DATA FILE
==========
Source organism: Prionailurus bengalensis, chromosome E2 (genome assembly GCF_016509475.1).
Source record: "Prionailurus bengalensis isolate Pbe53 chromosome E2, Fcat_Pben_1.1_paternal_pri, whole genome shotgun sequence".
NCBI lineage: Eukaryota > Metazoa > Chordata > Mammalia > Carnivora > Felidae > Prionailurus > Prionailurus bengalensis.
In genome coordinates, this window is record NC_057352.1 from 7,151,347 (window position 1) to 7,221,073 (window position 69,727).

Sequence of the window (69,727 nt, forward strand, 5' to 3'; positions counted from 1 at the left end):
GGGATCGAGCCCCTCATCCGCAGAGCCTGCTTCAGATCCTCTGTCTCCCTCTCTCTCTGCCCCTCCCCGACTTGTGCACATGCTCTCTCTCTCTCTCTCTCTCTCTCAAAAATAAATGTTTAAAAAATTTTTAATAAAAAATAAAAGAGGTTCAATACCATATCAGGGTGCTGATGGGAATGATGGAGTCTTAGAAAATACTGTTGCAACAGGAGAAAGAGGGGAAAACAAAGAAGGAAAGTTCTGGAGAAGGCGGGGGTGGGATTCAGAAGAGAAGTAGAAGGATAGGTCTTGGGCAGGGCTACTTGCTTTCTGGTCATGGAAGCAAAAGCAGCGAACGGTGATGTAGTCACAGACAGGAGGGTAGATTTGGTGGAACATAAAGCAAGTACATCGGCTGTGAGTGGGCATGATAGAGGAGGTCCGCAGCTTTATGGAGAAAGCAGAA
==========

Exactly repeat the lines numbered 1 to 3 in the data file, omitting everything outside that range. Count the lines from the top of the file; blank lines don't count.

Source organism: Prionailurus bengalensis, chromosome E2 (genome assembly GCF_016509475.1).
Source record: "Prionailurus bengalensis isolate Pbe53 chromosome E2, Fcat_Pben_1.1_paternal_pri, whole genome shotgun sequence".
NCBI lineage: Eukaryota > Metazoa > Chordata > Mammalia > Carnivora > Felidae > Prionailurus > Prionailurus bengalensis.